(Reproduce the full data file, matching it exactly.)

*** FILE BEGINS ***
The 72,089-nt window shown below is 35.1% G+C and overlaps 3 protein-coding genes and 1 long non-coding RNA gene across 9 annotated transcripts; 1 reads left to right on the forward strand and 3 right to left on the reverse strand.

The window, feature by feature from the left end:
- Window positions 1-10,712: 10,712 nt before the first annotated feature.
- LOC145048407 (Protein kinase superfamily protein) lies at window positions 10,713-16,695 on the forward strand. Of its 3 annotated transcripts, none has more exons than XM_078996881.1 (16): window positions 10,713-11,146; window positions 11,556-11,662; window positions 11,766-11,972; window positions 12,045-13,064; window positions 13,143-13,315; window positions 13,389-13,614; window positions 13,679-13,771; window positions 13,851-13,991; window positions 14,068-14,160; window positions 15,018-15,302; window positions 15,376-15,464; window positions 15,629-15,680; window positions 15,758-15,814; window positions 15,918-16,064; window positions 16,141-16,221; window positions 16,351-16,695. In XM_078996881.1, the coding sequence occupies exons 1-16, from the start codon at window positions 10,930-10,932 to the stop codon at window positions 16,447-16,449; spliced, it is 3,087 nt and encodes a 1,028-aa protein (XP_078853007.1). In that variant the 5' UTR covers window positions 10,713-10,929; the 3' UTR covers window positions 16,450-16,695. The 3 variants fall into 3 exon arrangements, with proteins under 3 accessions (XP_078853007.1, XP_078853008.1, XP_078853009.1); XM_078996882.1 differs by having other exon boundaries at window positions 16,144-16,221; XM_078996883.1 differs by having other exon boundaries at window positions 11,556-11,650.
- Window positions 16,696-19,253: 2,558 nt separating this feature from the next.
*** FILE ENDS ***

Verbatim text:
The 72,089-nt window shown below is 35.1% G+C and overlaps 3 protein-coding genes and 1 long non-coding RNA gene across 9 annotated transcripts; 1 reads left to right on the forward strand and 3 right to left on the reverse strand.

The window, feature by feature from the left end:
- Window positions 1-10,712: 10,712 nt before the first annotated feature.
- LOC145048407 (Protein kinase superfamily protein) lies at window positions 10,713-16,695 on the forward strand. Of its 3 annotated transcripts, none has more exons than XM_078996881.1 (16): window positions 10,713-11,146; window positions 11,556-11,662; window positions 11,766-11,972; window positions 12,045-13,064; window positions 13,143-13,315; window positions 13,389-13,614; window positions 13,679-13,771; window positions 13,851-13,991; window positions 14,068-14,160; window positions 15,018-15,302; window positions 15,376-15,464; window positions 15,629-15,680; window positions 15,758-15,814; window positions 15,918-16,064; window positions 16,141-16,221; window positions 16,351-16,695. In XM_078996881.1, the coding sequence occupies exons 1-16, from the start codon at window positions 10,930-10,932 to the stop codon at window positions 16,447-16,449; spliced, it is 3,087 nt and encodes a 1,028-aa protein (XP_078853007.1). In that variant the 5' UTR covers window positions 10,713-10,929; the 3' UTR covers window positions 16,450-16,695. The 3 variants fall into 3 exon arrangements, with proteins under 3 accessions (XP_078853007.1, XP_078853008.1, XP_078853009.1); XM_078996882.1 differs by having other exon boundaries at window positions 16,144-16,221; XM_078996883.1 differs by having other exon boundaries at window positions 11,556-11,650.
- Window positions 16,696-19,253: 2,558 nt separating this feature from the next.